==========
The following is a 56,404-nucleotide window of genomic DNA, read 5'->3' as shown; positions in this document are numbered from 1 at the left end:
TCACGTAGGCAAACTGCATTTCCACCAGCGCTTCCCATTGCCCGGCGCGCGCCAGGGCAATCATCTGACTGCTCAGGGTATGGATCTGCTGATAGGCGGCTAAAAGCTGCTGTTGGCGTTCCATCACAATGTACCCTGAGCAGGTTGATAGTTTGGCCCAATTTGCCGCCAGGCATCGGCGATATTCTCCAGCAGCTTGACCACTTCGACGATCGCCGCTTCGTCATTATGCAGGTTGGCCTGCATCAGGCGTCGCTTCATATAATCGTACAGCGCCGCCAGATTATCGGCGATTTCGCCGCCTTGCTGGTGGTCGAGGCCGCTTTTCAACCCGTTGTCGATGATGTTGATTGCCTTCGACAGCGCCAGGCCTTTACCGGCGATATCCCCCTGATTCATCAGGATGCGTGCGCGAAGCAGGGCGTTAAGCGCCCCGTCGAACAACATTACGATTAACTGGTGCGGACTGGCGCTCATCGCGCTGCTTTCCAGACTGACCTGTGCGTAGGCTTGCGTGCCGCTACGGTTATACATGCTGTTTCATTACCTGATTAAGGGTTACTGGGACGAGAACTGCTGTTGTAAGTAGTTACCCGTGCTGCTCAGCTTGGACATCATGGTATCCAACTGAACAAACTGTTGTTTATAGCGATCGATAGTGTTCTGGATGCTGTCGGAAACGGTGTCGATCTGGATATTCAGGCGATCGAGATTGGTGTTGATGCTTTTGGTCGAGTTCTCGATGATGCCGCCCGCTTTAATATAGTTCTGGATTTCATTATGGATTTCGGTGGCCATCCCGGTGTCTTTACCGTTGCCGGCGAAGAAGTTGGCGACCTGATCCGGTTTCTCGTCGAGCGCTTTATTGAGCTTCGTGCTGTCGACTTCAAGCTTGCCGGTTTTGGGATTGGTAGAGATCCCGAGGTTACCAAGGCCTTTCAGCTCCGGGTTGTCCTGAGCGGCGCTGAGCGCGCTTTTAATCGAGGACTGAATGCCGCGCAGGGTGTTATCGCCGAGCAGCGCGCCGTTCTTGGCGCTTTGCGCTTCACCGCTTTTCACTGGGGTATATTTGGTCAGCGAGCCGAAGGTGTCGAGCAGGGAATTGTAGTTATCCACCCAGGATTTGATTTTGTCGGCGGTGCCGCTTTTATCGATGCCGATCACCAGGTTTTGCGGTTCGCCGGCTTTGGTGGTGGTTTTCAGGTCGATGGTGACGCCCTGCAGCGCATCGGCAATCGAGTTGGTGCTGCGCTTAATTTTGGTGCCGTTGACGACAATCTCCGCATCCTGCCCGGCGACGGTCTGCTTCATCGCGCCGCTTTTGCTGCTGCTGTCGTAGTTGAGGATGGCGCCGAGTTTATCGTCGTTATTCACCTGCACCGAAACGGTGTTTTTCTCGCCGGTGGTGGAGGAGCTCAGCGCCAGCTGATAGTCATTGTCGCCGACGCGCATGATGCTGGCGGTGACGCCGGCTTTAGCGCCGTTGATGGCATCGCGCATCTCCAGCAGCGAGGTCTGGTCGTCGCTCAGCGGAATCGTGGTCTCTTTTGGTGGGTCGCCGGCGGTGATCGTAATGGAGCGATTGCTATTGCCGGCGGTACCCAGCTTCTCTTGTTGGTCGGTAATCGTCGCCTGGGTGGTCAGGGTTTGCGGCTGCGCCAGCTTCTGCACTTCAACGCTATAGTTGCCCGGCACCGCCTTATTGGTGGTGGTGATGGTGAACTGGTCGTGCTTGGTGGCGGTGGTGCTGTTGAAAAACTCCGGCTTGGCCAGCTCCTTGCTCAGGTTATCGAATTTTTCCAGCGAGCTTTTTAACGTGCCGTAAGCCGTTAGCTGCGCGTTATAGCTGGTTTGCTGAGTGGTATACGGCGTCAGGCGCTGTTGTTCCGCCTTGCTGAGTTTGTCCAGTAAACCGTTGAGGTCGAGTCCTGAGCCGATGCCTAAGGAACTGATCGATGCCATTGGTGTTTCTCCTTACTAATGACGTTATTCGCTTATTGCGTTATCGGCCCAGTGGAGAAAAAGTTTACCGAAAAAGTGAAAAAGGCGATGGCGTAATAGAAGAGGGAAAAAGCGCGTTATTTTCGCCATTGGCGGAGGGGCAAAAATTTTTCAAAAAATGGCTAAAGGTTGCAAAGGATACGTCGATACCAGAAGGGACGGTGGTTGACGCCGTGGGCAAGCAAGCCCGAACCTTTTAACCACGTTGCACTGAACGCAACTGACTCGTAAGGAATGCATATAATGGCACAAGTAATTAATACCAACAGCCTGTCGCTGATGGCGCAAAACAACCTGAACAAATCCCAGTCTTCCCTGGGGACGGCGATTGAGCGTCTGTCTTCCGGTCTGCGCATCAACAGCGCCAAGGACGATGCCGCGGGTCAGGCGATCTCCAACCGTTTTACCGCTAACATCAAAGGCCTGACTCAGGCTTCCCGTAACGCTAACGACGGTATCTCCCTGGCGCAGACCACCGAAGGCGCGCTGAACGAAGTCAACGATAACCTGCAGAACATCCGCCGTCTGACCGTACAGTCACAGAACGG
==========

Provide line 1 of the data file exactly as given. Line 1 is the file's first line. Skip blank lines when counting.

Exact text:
The following is a 56,404-nucleotide window of genomic DNA, read 5'->3' as shown; positions in this document are numbered from 1 at the left end: